US President Barack Obama is losing his special envoy to the Middle East just as the administration is showing a renewed focus on the long-troubled region.
Former US Special Envoy for Middle East Peace George Mitchell, who helped broker peace in Northern Ireland, announced his resignation on Friday after fruitless attempts at rekindling Israeli-Palestinian peace talks.
Obama, accepting the resignation, called Mitchell “a tireless advocate for peace.”
Mitchell’s departure comes with Obama preparing for a flurry of activity on the Middle East, which has seen popular uprisings sprout in several countries, but little movement in the effort to find a peaceful settlement between Israel and the Palestinians. That peace process has been moribund since last -autumn and further complicated by an agreement between Palestinian factions to share power.
Obama plans to deliver a speech next Thursday at the US Department of State about his administration’s views of developments in the region. The next day — Mitchell’s last on the job — Israeli Prime Minister Benjamin Netanyahu will visit Washington.
Obama also will play host to Jordan’s King Abdullah II on Tuesday. And the White House was looking to schedule a speech by Obama to the American Israel Public Affairs Committee, the country’s largest pro-Israel lobby, before he leaves for Europe on May 22, officials said.
White House spokesman Jay Carney said the administration remained focused on reviving Middle East peace negotiations.
“The president’s commitment remains as firm as it was when he took office,” Carney said. “This is a hard issue, an extraordinarily hard issue.”
David Hale, Mitchell’s deputy, will serve as acting envoy, Obama said in a statement.
Mitchell wrote a two-paragraph letter to Obama saying he took the diplomatic job intending to only serve two years.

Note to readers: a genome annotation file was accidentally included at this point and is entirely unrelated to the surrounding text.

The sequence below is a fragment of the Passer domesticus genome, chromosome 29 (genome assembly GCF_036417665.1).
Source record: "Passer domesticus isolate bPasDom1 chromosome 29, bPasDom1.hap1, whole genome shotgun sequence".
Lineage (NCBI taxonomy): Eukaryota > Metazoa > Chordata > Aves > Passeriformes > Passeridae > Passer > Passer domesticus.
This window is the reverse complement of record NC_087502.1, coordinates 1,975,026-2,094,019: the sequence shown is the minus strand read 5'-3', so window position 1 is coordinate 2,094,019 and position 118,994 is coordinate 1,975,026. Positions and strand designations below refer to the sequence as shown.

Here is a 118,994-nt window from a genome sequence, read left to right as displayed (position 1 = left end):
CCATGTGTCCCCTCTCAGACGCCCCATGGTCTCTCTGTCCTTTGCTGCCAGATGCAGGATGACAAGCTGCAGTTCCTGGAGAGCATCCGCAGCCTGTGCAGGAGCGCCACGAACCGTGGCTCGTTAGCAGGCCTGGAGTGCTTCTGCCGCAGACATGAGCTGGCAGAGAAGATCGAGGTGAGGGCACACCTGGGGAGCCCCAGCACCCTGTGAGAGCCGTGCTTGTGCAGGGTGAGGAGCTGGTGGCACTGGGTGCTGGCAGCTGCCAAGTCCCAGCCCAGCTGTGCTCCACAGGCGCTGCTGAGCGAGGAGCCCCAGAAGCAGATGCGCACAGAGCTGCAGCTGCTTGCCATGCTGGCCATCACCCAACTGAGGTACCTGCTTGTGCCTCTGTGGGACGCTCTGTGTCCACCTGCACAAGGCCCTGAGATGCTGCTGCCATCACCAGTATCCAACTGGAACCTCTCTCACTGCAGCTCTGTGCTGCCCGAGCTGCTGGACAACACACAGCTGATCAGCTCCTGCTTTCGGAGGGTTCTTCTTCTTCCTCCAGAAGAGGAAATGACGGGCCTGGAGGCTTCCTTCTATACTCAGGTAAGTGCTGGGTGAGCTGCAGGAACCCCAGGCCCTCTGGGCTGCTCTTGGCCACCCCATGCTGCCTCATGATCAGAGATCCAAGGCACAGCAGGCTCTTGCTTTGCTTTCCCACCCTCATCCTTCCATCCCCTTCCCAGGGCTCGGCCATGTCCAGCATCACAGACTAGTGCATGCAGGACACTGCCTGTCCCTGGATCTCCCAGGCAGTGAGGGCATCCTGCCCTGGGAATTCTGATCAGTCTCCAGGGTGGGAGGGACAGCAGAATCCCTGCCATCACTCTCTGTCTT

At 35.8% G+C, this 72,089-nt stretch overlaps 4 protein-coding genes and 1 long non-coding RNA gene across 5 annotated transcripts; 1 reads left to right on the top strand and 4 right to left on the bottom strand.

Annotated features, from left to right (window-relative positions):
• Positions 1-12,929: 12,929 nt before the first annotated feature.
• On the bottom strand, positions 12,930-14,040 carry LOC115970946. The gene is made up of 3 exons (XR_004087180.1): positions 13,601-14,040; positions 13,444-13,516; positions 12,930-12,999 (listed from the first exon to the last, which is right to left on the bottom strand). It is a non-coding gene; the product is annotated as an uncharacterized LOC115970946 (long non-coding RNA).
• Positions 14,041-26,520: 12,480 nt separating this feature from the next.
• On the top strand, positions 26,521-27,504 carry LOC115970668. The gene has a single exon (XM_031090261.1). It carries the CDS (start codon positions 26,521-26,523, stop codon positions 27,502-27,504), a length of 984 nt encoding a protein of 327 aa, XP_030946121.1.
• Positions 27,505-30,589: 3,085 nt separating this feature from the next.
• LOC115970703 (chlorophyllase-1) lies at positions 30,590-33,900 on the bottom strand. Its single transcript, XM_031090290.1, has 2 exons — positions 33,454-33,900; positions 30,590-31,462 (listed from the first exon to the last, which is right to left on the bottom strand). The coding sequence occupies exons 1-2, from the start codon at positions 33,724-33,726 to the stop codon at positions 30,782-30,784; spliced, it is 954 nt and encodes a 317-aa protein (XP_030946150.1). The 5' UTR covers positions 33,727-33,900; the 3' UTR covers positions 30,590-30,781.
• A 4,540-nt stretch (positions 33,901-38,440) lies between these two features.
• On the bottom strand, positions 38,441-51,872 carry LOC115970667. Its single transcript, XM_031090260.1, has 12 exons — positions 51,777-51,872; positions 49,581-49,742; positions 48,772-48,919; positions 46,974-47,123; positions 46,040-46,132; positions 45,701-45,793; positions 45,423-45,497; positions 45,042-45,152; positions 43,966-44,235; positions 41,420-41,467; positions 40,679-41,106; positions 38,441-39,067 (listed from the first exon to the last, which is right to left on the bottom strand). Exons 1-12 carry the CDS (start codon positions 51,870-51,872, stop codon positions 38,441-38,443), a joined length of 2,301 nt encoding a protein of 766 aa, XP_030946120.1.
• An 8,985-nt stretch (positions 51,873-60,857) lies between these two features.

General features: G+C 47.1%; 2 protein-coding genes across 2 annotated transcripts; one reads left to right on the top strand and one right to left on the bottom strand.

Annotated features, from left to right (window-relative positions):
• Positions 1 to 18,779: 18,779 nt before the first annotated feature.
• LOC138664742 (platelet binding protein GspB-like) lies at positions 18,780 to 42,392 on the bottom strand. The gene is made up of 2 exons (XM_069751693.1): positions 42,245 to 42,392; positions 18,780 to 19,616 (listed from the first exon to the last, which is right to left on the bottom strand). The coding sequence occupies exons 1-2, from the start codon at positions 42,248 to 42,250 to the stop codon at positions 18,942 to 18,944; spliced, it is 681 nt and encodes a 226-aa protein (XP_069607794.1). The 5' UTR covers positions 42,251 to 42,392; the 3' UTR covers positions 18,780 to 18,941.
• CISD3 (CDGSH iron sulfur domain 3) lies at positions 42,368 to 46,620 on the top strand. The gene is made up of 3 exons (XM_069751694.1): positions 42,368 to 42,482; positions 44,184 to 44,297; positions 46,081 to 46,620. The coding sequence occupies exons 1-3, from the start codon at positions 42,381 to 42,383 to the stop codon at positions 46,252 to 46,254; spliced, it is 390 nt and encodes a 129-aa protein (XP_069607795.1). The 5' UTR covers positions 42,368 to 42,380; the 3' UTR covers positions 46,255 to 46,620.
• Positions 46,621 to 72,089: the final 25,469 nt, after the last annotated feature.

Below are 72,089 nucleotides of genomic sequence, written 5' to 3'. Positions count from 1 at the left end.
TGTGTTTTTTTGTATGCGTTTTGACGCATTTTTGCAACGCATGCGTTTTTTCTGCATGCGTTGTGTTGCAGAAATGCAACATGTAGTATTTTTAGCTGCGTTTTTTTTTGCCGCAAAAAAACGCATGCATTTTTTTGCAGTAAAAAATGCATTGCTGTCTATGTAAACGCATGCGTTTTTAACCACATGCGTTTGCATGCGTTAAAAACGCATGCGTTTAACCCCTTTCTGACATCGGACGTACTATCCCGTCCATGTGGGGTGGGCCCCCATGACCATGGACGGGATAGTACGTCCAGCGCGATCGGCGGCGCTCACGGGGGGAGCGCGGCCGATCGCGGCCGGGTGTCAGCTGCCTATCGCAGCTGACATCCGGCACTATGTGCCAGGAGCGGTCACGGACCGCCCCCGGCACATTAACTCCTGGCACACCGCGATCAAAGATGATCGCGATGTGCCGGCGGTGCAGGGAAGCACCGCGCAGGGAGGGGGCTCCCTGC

“I strongly support your vision of comprehensive peace in the Middle East and thank you for giving me the opportunity to be part of your administration,” Mitchell wrote.
On his second full day in office in January 2009, Obama appointed Mitchell to the special envoy’s post. The former Democratic senator from Maine, who rose to be Senate majority leader, had established his credentials as an international mediator by helping broker peace in Northern Ireland.
Since his appointment, -Mitchell, 77, has shuttled among the Israelis, Palestinians and friendly Arab states in a bid to restart long-stalled talks that would create an independent Palestinian state. However, in recent months, particularly after the upheaval in Arab countries that ousted longtime US ally and key peace partner former Egyptian president Hosni Mubarak from power, his activity had slowed markedly.
Mitchell never established a firm presence, preferring to jet in for short visits lasting several days, or even several hours. More critically, Mitchell never established a rapport with either side.
With Israelis suspicious of Obama even before he assumed office, Mitchell further unnerved them by taking a tough line against West Bank settlements, saying that any construction was unacceptable. The Palestinians, initially encouraged, became disillusioned when the US was unable to persuade Israel to freeze settlement construction.
Jon Alterman, director of the Middle East program at the Center for Strategic and International Studies, said Mitchell’s task held greater hope at the time of his appointment.